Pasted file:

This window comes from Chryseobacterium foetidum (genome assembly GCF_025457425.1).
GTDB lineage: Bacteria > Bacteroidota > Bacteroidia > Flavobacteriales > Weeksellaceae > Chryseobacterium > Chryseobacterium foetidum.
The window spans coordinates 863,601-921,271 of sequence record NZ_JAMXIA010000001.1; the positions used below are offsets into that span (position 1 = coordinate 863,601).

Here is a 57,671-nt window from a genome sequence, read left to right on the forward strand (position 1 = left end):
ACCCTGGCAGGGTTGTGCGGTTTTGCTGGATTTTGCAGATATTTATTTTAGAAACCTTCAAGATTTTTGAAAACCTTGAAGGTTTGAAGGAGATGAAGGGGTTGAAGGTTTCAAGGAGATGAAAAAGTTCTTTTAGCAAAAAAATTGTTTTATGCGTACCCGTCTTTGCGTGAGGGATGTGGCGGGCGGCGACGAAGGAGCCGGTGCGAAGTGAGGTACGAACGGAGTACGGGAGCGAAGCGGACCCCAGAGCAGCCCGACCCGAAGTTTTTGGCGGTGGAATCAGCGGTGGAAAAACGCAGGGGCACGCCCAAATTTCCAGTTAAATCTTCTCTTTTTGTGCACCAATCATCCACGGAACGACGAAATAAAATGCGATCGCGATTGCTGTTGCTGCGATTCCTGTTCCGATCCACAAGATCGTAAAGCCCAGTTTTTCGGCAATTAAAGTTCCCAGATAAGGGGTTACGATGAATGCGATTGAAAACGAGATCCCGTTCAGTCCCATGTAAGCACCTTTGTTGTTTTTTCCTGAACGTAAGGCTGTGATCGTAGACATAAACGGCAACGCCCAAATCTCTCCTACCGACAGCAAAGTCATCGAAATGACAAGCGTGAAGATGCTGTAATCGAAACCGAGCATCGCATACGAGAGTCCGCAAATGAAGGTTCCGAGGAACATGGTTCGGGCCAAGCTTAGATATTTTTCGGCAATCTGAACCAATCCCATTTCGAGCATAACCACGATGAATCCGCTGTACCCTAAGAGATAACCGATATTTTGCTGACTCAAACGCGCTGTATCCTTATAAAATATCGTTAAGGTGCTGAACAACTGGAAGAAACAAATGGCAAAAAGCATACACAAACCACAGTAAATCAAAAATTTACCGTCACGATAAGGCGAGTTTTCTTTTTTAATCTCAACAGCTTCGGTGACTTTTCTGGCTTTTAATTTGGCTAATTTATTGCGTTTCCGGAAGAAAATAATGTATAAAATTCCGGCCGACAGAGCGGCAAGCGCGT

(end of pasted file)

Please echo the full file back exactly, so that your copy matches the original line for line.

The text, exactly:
This window comes from Chryseobacterium foetidum (genome assembly GCF_025457425.1).
GTDB lineage: Bacteria > Bacteroidota > Bacteroidia > Flavobacteriales > Weeksellaceae > Chryseobacterium > Chryseobacterium foetidum.
The window spans coordinates 863,601-921,271 of sequence record NZ_JAMXIA010000001.1; the positions used below are offsets into that span (position 1 = coordinate 863,601).

Here is a 57,671-nt window from a genome sequence, read left to right on the forward strand (position 1 = left end):
ACCCTGGCAGGGTTGTGCGGTTTTGCTGGATTTTGCAGATATTTATTTTAGAAACCTTCAAGATTTTTGAAAACCTTGAAGGTTTGAAGGAGATGAAGGGGTTGAAGGTTTCAAGGAGATGAAAAAGTTCTTTTAGCAAAAAAATTGTTTTATGCGTACCCGTCTTTGCGTGAGGGATGTGGCGGGCGGCGACGAAGGAGCCGGTGCGAAGTGAGGTACGAACGGAGTACGGGAGCGAAGCGGACCCCAGAGCAGCCCGACCCGAAGTTTTTGGCGGTGGAATCAGCGGTGGAAAAACGCAGGGGCACGCCCAAATTTCCAGTTAAATCTTCTCTTTTTGTGCACCAATCATCCACGGAACGACGAAATAAAATGCGATCGCGATTGCTGTTGCTGCGATTCCTGTTCCGATCCACAAGATCGTAAAGCCCAGTTTTTCGGCAATTAAAGTTCCCAGATAAGGGGTTACGATGAATGCGATTGAAAACGAGATCCCGTTCAGTCCCATGTAAGCACCTTTGTTGTTTTTTCCTGAACGTAAGGCTGTGATCGTAGACATAAACGGCAACGCCCAAATCTCTCCTACCGACAGCAAAGTCATCGAAATGACAAGCGTGAAGATGCTGTAATCGAAACCGAGCATCGCATACGAGAGTCCGCAAATGAAGGTTCCGAGGAACATGGTTCGGGCCAAGCTTAGATATTTTTCGGCAATCTGAACCAATCCCATTTCGAGCATAACCACGATGAATCCGCTGTACCCTAAGAGATAACCGATATTTTGCTGACTCAAACGCGCTGTATCCTTATAAAATATCGTTAAGGTGCTGAACAACTGGAAGAAACAAATGGCAAAAAGCATACACAAACCACAGTAAATCAAAAATTTACCGTCACGATAAGGCGAGTTTTCTTTTTTAATCTCAACAGCTTCGGTGACTTTTCTGGCTTTTAATTTGGCTAATTTATTGCGTTTCCGGAAGAAAATAATGTATAAAATTCCGGCCGACAGAGCGGCAAGCGCGT